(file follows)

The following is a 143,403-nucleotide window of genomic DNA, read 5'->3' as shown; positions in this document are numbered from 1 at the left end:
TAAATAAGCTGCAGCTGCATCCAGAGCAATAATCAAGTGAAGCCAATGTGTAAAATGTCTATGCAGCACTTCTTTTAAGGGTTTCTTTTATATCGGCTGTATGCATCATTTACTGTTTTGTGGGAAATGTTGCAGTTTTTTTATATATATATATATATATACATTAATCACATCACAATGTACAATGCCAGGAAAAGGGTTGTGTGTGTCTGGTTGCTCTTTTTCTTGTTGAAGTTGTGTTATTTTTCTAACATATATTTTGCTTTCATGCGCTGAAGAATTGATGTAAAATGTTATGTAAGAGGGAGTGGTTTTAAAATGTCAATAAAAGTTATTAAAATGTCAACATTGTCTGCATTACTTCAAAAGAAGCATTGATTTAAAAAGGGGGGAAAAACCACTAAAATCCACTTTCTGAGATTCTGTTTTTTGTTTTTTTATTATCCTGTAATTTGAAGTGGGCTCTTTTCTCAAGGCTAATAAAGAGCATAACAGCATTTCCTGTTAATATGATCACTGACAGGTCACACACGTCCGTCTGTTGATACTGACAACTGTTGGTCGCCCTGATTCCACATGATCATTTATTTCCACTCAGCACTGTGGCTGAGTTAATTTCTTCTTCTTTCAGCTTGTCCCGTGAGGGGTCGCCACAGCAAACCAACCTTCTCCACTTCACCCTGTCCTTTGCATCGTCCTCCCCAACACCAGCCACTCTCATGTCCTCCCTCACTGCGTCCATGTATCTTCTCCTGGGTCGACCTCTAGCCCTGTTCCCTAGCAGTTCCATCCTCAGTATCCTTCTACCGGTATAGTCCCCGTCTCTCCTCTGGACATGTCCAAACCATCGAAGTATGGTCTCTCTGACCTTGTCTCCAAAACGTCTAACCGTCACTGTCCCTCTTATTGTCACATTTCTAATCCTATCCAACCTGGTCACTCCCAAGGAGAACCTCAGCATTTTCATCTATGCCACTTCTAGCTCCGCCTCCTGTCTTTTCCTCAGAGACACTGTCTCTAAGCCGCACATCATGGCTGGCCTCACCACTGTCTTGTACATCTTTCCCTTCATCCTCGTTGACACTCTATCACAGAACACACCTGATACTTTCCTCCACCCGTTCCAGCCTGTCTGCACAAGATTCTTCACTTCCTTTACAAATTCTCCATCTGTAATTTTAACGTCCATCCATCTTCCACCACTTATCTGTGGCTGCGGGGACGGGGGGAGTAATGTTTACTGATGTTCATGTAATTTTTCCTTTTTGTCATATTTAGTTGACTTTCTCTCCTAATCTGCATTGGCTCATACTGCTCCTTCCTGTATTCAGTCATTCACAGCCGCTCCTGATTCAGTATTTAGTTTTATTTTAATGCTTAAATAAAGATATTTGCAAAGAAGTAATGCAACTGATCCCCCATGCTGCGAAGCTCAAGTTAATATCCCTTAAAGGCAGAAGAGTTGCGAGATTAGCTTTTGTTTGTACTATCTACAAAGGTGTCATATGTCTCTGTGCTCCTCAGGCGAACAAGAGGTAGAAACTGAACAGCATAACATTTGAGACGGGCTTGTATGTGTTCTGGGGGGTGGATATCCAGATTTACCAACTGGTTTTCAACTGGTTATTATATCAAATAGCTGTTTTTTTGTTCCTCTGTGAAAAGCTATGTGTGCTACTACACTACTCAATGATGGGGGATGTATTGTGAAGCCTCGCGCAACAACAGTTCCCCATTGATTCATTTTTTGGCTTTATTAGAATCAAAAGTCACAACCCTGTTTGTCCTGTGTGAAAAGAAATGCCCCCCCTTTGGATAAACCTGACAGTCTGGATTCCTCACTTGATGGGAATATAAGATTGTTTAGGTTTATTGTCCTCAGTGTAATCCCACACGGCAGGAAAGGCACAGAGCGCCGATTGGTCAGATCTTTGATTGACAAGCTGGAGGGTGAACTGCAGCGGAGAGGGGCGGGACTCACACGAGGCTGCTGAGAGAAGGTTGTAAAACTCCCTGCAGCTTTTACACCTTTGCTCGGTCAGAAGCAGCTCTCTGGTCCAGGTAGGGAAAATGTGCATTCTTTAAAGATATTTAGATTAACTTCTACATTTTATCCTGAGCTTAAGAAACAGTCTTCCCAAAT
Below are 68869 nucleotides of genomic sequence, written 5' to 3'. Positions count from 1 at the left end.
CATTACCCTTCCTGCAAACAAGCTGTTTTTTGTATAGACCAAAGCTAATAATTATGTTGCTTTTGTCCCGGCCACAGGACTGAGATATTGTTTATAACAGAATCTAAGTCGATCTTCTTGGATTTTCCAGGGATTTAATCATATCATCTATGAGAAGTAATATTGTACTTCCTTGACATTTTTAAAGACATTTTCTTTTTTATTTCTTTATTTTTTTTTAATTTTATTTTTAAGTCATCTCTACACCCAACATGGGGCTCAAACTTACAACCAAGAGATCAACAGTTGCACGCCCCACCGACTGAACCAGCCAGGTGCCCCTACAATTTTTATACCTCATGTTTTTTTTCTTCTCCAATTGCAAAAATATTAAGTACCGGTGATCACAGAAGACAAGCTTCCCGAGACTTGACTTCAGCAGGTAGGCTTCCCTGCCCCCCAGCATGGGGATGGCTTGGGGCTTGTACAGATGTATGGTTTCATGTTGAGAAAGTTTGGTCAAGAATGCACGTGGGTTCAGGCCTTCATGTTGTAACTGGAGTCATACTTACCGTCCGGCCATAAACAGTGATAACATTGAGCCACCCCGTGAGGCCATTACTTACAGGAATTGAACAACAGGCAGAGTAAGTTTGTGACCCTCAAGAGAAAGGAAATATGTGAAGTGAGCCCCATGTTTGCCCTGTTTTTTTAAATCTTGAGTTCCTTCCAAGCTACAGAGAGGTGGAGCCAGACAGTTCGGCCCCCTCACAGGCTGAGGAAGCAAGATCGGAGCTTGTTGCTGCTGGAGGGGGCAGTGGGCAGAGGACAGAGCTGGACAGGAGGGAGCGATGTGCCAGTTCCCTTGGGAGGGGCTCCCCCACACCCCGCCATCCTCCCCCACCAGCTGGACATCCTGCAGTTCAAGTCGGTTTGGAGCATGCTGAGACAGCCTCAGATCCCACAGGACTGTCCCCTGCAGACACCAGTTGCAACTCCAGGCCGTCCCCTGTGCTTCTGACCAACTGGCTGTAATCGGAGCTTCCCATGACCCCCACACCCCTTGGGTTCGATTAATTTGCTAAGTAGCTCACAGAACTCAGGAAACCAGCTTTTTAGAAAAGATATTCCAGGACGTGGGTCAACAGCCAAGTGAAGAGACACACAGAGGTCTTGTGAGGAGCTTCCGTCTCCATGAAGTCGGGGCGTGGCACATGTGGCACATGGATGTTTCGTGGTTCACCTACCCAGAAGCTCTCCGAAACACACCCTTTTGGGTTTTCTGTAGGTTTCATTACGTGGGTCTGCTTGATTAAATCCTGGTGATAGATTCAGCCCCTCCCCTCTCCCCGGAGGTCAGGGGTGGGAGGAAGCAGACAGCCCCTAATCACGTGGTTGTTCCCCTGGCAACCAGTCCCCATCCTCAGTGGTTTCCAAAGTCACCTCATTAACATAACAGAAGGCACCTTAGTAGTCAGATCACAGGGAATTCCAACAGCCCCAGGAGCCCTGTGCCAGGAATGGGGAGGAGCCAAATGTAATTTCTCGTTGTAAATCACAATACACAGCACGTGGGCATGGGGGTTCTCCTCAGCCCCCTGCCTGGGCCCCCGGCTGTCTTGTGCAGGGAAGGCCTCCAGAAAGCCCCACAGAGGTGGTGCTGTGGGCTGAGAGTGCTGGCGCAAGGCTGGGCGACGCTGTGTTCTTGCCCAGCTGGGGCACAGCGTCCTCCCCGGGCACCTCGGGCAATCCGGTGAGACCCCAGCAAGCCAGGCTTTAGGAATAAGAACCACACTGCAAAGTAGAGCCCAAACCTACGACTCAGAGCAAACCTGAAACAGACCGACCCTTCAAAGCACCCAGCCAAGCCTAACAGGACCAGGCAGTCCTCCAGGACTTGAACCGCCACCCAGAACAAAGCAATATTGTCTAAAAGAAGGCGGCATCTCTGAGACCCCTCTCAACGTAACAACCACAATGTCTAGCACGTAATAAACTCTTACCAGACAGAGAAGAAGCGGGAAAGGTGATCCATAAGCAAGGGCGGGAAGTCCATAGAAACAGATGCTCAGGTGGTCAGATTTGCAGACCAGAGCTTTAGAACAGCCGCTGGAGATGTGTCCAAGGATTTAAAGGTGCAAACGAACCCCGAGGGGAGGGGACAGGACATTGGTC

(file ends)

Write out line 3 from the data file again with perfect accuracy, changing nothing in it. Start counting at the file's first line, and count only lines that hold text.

Below are 68869 nucleotides of genomic sequence, written 5' to 3'. Positions count from 1 at the left end.